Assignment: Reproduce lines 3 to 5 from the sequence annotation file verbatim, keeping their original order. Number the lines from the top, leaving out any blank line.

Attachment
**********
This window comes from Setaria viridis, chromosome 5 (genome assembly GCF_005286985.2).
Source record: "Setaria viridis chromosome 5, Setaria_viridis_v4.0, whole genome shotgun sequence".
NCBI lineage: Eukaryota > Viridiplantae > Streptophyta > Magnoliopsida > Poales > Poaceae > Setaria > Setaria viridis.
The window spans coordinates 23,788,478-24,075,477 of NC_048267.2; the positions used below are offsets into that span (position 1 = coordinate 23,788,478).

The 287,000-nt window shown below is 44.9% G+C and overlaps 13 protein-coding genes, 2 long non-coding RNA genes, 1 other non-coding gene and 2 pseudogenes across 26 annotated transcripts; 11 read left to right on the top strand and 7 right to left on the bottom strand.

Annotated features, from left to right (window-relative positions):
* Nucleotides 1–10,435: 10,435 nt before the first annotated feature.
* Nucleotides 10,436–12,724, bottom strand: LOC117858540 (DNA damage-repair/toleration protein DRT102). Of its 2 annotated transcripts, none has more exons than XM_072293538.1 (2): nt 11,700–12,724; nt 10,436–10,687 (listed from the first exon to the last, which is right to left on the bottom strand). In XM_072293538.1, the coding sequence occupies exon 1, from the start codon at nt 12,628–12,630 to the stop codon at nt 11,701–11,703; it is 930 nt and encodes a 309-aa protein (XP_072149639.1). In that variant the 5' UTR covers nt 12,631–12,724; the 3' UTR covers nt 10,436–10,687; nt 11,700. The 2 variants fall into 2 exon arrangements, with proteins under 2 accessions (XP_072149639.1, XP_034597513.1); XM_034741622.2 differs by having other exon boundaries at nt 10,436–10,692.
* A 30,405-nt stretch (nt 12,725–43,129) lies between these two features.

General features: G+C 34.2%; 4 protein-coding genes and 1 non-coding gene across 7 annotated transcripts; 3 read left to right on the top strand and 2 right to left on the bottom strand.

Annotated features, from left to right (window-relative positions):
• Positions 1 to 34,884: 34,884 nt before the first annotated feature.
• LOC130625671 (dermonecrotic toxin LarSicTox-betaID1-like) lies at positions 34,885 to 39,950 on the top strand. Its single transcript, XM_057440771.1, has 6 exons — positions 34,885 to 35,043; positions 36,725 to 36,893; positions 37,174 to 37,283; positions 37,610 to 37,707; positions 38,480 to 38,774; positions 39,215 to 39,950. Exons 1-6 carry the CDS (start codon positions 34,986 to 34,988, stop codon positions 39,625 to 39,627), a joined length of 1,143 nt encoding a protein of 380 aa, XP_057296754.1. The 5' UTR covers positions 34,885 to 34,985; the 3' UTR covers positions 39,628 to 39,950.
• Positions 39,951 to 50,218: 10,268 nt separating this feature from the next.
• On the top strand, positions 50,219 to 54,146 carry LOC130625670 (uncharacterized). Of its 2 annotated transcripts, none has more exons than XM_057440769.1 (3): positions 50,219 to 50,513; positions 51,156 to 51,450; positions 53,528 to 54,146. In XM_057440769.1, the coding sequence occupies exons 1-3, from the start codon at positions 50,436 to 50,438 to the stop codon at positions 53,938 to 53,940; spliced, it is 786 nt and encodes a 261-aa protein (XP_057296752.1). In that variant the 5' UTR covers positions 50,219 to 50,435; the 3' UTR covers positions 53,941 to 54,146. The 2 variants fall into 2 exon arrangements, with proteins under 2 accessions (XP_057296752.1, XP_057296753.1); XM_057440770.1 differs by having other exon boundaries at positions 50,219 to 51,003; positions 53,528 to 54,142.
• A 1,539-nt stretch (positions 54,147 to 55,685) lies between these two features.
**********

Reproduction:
NCBI lineage: Eukaryota > Viridiplantae > Streptophyta > Magnoliopsida > Poales > Poaceae > Setaria > Setaria viridis.
The window spans coordinates 23,788,478-24,075,477 of NC_048267.2; the positions used below are offsets into that span (position 1 = coordinate 23,788,478).

The 287,000-nt window shown below is 44.9% G+C and overlaps 13 protein-coding genes, 2 long non-coding RNA genes, 1 other non-coding gene and 2 pseudogenes across 26 annotated transcripts; 11 read left to right on the top strand and 7 right to left on the bottom strand.